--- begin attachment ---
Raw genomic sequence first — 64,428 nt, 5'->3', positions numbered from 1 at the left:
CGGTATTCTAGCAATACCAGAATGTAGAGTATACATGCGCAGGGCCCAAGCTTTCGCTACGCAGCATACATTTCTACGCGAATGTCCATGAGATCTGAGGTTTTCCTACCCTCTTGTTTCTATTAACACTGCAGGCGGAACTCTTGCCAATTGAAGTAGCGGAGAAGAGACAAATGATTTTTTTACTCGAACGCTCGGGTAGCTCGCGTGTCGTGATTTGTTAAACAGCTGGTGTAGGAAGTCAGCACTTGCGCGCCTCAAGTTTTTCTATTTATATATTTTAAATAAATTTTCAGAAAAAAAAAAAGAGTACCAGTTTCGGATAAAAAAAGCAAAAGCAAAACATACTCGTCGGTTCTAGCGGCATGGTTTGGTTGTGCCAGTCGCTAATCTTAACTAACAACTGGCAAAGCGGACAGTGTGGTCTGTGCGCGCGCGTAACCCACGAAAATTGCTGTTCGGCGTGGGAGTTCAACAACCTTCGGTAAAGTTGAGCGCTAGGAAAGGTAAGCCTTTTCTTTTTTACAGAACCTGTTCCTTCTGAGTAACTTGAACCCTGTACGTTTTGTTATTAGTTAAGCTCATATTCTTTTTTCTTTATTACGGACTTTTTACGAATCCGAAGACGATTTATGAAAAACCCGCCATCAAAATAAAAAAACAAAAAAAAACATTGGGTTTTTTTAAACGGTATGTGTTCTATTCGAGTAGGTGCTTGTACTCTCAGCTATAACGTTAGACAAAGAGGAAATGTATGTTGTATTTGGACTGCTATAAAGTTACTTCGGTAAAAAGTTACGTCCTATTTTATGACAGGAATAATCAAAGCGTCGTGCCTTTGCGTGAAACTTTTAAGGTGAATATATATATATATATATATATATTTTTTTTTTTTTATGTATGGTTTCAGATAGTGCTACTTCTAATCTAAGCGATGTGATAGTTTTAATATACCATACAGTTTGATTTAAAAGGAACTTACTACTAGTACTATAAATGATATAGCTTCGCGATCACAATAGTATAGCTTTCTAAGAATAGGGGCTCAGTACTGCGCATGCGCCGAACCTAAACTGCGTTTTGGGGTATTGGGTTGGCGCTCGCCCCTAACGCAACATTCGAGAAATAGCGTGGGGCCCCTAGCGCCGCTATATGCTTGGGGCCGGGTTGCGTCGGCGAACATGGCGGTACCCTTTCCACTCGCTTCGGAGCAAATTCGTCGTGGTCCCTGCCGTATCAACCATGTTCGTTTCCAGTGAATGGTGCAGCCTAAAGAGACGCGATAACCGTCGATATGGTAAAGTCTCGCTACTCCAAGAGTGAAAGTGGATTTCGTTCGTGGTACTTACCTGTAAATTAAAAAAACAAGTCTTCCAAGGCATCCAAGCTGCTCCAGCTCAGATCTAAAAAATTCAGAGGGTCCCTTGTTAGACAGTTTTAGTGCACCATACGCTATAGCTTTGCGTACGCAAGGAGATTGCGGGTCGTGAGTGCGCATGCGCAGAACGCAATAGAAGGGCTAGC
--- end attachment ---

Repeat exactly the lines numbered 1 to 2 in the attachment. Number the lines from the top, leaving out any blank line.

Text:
Raw genomic sequence first — 64,428 nt, 5'->3', positions numbered from 1 at the left:
CGGTATTCTAGCAATACCAGAATGTAGAGTATACATGCGCAGGGCCCAAGCTTTCGCTACGCAGCATACATTTCTACGCGAATGTCCATGAGATCTGAGGTTTTCCTACCCTCTTGTTTCTATTAACACTGCAGGCGGAACTCTTGCCAATTGAAGTAGCGGAGAAGAGACAAATGATTTTTTTACTCGAACGCTCGGGTAGCTCGCGTGTCGTGATTTGTTAAACAGCTGGTGTAGGAAGTCAGCACTTGCGCGCCTCAAGTTTTTCTATTTATATATTTTAAATAAATTTTCAGAAAAAAAAAAAGAGTACCAGTTTCGGATAAAAAAAGCAAAAGCAAAACATACTCGTCGGTTCTAGCGGCATGGTTTGGTTGTGCCAGTCGCTAATCTTAACTAACAACTGGCAAAGCGGACAGTGTGGTCTGTGCGCGCGCGTAACCCACGAAAATTGCTGTTCGGCGTGGGAGTTCAACAACCTTCGGTAAAGTTGAGCGCTAGGAAAGGTAAGCCTTTTCTTTTTTACAGAACCTGTTCCTTCTGAGTAACTTGAACCCTGTACGTTTTGTTATTAGTTAAGCTCATATTCTTTTTTCTTTATTACGGACTTTTTACGAATCCGAAGACGATTTATGAAAAACCCGCCATCAAAATAAAAAAACAAAAAAAAACATTGGGTTTTTTTAAACGGTATGTGTTCTATTCGAGTAGGTGCTTGTACTCTCAGCTATAACGTTAGACAAAGAGGAAATGTATGTTGTATTTGGACTGCTATAAAGTTACTTCGGTAAAAAGTTACGTCCTATTTTATGACAGGAATAATCAAAGCGTCGTGCCTTTGCGTGAAACTTTTAAGGTGAATATATATATATATATATATATATTTTTTTTTTTTTATGTATGGTTTCAGATAGTGCTACTTCTAATCTAAGCGATGTGATAGTTTTAATATACCATACAGTTTGATTTAAAAGGAACTTACTACTAGTACTATAAATGATATAGCTTCGCGATCACAATAGTATAGCTTTCTAAGAATAGGGGCTCAGTACTGCGCATGCGCCGAACCTAAACTGCGTTTTGGGGTATTGGGTTGGCGCTCGCCCCTAACGCAACATTCGAGAAATAGCGTGGGGCCCCTAGCGCCGCTATATGCTTGGGGCCGGGTTGCGTCGGCGAACATGGCGGTACCCTTTCCACTCGCTTCGGAGCAAATTCGTCGTGGTCCCTGCCGTATCAACCATGTTCGTTTCCAGTGAATGGTGCAGCCTAAAGAGACGCGATAACCGTCGATATGGTAAAGTCTCGCTACTCCAAGAGTGAAAGTGGATTTCGTTCGTGGTACTTACCTGTAAATTAAAAAAACAAGTCTTCCAAGGCATCCAAGCTGCTCCAGCTCAGATCTAAAAAATTCAGAGGGTCCCTTGTTAGACAGTTTTAGTGCACCATACGCTATAGCTTTGCGTACGCAAGGAGATTGCGGGTCGTGAGTGCGCATGCGCAGAACGCAATAGAAGGGCTAGC